Zemstvos Regional councils of the Russian nobility established after the emancipation of the Serfs in 1861 to deal with education and local welfare issues.
Risorgimento The political and social process that unified disparate states of the Italian peninsula into the single nation of Italy between the 19th century and the beginning of the 20th century.
“On the Origin of Species” Written by Charles Darwin, it was a challenge to the Judeo-Christian worldview that humanity was a unique creation of God. It held that life developed through a primal battle for survival and through the sexual selection of mates(natural selection).
Edouard Manet A French painter who was one of the first 19th century artists to approach modern-life subjects, his art bridged the divide between Realism and Impressionism. Early masterpieces The Luncheon on the Grass and Olympia engendered great controversy.
George Eliot The pen name of Mary Anne Evans, an English novelist. She was one of the leading writers of the Victorian era. Her novels, largely set in provincial England, are well known for their realism and psychological perspicacity.
Charles Dickens An English novelist who paid close attention to the distressing effects of industrialization and urbanization. In addition to publishing such favorites as Oliver Twist and A Christmas Carol, he ran charitable organizations and pressed for social reforms.
Joseph Lister An English surgeon who promoted the idea of sterile surgery while working at the Glasgow Royal Infirmary. He successfully introduced carbolic acid (phenol) to sterilise surgical instruments and to clean wounds.
Crimean War Traditional enemies for more than a century, France and Great Britain allied against Russia during the __________.
Piedmont-Sardinia The clear leader of the movement for Italian unification was the kingdom of ____________ in the economically modernizing north of Italy.
Victor Emmanuel In 1861, the kingdom of Italy was proclaimed with __________ at its head.
Otto von Bismarck As the minister-president under William I of Prussia, __________ was instrumental in achieving German unification.
dual monarchy After Austria's loss to the Prussians in 1866, the elites of Hungary forced Francis Joseph to accept a __________ that gave the Hungarian parliament control of internal policy.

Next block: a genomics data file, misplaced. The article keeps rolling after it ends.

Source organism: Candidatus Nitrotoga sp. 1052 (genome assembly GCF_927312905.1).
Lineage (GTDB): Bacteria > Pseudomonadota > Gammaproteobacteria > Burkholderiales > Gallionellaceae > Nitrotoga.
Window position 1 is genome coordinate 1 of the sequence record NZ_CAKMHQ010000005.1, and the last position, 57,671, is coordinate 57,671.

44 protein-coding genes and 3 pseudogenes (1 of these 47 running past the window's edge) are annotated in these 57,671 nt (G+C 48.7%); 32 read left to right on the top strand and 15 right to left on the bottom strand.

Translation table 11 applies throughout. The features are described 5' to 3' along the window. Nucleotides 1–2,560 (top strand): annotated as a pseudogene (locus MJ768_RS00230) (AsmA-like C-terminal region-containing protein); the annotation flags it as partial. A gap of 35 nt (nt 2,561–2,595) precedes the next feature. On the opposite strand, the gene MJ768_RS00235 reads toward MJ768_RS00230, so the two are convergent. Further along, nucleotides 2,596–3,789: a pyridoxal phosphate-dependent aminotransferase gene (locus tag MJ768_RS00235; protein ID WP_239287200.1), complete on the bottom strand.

Benjamin Disraeli In 1867, the Conservatives in the English Parliament, led by __________, passed the Second Reform Bill, which made a million more men eligible to vote.
Louis Pasteur Beginning his work by studying fermentation, ____________ advanced the germ theory of disease and its widespread implementation to protect food and increase sanitation.
Realschulen In Prussia, a system of technical schools called __________ provided an education that emphasized math, science, and modern languages.
anarchism Believing that the slightest infringement on freedom was unacceptable, the political theory of ________________ advocated the destruction of all state power.
Karl Marx In Das Kapital, _____________ adopted the liberal idea that human existence was defined by the necessity of working as a way of fulfilling basic needs.
commune After the Prussians besieged their city in 1870, Parisians declared themselves a self-governing __________ in March 1871.
Napoleon III This ruler's intervention was a key part of Italian unification.
Franco-Prussian War The main factor leading to the fall of Napoleon III was defeat in the __________.
Camillo di Cavour The main architect of the Italian unification movement.
Giuseppe Garibaldi Invaded southern Italy with a volunteer army, thereby including it in Italian unification.
Chares Darwin Published "On the Origin of Species" in 1859, which challenged the Judeo-Christian worldview that humanity was a unique creation of God.
Auguste Comte Creater of the theory of positivism in his System of Positive Politics, or Treatise on Sociology (1851). He claimed that careful study of facts would generate accurate, or "positive," laws of society.
Created by: alfromcanada